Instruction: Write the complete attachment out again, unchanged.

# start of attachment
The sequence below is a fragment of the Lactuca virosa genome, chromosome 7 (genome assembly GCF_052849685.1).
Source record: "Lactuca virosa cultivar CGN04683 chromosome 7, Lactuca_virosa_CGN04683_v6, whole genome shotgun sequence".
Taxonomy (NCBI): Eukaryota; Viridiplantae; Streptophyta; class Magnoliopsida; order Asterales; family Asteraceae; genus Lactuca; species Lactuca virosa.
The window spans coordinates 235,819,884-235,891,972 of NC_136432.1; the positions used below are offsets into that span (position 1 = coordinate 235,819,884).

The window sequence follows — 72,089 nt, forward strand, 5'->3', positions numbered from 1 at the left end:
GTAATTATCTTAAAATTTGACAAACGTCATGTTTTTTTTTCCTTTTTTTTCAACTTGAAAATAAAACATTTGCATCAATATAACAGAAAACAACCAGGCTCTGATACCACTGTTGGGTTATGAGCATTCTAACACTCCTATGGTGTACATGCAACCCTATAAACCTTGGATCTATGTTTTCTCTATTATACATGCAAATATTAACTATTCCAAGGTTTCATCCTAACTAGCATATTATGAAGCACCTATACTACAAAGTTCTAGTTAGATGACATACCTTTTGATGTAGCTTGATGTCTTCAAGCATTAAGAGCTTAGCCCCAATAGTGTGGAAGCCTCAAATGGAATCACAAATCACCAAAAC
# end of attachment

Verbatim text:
The sequence below is a fragment of the Lactuca virosa genome, chromosome 7 (genome assembly GCF_052849685.1).
Source record: "Lactuca virosa cultivar CGN04683 chromosome 7, Lactuca_virosa_CGN04683_v6, whole genome shotgun sequence".
Taxonomy (NCBI): Eukaryota; Viridiplantae; Streptophyta; class Magnoliopsida; order Asterales; family Asteraceae; genus Lactuca; species Lactuca virosa.
The window spans coordinates 235,819,884-235,891,972 of NC_136432.1; the positions used below are offsets into that span (position 1 = coordinate 235,819,884).

The window sequence follows — 72,089 nt, forward strand, 5'->3', positions numbered from 1 at the left end:
GTAATTATCTTAAAATTTGACAAACGTCATGTTTTTTTTTCCTTTTTTTTCAACTTGAAAATAAAACATTTGCATCAATATAACAGAAAACAACCAGGCTCTGATACCACTGTTGGGTTATGAGCATTCTAACACTCCTATGGTGTACATGCAACCCTATAAACCTTGGATCTATGTTTTCTCTATTATACATGCAAATATTAACTATTCCAAGGTTTCATCCTAACTAGCATATTATGAAGCACCTATACTACAAAGTTCTAGTTAGATGACATACCTTTTGATGTAGCTTGATGTCTTCAAGCATTAAGAGCTTAGCCCCAATAGTGTGGAAGCCTCAAATGGAATCACAAATCACCAAAAC